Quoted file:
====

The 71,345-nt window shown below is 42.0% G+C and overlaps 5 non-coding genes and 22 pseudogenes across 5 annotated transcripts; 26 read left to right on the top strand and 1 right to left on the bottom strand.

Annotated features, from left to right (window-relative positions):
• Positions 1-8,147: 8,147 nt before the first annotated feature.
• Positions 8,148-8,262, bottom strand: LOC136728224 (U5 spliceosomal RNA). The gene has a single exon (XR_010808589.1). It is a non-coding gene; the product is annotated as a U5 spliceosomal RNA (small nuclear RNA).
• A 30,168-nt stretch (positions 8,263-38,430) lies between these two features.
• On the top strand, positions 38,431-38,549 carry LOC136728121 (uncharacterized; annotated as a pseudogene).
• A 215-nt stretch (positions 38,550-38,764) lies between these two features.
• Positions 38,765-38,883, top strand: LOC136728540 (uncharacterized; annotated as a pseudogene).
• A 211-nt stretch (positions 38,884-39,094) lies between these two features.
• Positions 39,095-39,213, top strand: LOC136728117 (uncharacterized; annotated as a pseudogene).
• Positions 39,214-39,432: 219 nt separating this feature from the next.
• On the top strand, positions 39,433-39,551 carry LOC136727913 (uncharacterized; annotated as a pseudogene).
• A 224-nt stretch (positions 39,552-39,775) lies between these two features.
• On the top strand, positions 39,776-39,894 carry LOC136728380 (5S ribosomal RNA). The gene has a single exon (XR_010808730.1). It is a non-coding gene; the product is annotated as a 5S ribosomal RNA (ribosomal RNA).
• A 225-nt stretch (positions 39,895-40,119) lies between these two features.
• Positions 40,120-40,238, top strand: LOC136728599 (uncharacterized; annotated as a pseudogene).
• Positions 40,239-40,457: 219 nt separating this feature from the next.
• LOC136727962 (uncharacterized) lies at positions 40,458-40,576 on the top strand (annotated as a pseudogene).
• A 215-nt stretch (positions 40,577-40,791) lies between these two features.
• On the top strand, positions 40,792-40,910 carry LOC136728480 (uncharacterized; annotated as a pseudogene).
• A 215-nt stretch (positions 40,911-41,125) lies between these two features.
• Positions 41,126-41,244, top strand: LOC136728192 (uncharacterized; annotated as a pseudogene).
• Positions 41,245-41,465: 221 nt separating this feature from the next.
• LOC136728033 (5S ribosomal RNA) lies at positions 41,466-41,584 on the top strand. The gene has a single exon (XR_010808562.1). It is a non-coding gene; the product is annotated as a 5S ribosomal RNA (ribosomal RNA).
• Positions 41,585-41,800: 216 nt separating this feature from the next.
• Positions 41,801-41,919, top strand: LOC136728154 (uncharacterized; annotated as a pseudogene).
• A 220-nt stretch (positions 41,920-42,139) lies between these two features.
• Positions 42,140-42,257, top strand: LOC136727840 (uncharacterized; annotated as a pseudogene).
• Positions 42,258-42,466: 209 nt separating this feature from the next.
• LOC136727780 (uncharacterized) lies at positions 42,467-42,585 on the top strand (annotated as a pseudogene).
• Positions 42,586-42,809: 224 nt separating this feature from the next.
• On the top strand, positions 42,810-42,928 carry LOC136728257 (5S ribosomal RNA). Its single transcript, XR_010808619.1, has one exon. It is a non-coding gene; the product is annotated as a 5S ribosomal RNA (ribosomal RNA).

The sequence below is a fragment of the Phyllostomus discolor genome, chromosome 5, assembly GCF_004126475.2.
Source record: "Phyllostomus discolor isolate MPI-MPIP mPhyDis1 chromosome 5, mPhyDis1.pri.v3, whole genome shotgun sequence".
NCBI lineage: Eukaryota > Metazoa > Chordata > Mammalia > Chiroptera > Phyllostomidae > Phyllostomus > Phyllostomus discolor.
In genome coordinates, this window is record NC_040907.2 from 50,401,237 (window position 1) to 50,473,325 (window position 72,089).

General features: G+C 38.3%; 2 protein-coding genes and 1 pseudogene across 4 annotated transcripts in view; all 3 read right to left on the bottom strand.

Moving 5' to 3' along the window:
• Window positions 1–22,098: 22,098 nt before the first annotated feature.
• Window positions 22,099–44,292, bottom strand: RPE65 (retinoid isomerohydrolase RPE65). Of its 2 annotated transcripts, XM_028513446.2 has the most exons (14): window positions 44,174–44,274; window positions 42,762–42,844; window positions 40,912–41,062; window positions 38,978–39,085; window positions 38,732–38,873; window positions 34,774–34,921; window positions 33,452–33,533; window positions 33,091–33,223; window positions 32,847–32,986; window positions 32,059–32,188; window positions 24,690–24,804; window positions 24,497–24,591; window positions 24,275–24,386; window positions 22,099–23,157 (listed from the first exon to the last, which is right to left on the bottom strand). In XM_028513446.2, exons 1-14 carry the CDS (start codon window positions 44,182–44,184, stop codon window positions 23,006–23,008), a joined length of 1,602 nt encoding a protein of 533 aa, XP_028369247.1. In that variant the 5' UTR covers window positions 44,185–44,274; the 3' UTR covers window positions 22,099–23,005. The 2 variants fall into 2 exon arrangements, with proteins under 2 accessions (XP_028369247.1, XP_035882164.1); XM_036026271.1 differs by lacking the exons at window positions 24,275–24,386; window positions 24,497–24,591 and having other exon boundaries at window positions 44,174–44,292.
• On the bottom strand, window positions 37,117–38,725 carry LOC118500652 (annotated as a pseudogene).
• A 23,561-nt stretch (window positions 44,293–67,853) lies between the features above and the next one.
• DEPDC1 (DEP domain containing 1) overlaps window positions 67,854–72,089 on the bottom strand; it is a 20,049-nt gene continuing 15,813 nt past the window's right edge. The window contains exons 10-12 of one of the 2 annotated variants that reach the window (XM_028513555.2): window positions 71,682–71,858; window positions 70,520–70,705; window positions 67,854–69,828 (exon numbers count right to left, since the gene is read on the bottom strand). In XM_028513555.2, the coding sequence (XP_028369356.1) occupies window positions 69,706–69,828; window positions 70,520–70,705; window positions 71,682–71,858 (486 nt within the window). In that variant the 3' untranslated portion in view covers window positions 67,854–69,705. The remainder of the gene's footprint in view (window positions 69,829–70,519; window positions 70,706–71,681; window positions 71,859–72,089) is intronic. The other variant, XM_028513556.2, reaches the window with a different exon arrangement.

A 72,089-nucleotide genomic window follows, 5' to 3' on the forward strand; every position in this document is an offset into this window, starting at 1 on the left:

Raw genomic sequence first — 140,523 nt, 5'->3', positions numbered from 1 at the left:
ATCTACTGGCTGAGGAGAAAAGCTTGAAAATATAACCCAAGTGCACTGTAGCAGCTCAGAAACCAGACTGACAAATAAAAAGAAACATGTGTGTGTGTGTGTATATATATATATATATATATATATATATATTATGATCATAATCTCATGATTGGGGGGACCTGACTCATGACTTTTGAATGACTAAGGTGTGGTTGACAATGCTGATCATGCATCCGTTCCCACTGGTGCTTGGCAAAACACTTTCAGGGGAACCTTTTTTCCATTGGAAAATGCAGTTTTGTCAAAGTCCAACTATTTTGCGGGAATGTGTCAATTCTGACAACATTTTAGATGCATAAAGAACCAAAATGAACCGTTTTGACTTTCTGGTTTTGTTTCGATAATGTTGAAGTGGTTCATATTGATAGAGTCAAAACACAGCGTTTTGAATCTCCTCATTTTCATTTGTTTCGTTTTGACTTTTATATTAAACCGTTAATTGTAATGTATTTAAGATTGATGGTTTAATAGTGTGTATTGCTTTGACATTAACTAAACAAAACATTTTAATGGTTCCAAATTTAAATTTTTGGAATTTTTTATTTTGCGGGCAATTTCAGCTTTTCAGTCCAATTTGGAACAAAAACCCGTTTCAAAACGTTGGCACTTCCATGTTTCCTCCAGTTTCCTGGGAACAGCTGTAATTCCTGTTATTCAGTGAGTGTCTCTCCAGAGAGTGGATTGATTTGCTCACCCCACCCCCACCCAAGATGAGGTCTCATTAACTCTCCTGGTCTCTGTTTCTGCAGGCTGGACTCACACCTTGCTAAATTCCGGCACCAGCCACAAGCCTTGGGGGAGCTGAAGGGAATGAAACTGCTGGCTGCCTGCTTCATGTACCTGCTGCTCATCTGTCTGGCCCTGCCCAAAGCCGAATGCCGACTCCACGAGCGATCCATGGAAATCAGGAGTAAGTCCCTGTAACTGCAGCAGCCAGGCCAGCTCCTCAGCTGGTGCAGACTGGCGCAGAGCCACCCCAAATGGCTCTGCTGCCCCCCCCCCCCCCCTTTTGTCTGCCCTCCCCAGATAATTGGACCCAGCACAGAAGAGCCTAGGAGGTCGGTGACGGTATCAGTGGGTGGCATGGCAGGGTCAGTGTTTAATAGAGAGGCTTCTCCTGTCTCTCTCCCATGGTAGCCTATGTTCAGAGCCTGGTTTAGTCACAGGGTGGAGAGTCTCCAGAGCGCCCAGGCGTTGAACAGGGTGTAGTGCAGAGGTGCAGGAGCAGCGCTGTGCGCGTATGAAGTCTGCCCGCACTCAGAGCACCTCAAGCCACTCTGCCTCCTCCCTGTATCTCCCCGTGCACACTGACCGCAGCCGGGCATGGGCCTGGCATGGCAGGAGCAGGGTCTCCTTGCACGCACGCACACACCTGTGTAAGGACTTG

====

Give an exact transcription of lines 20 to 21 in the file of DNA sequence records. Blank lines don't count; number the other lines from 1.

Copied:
• On the top strand, positions 40,792-40,910 carry LOC136728480 (uncharacterized; annotated as a pseudogene).
• A 215-nt stretch (positions 40,911-41,125) lies between these two features.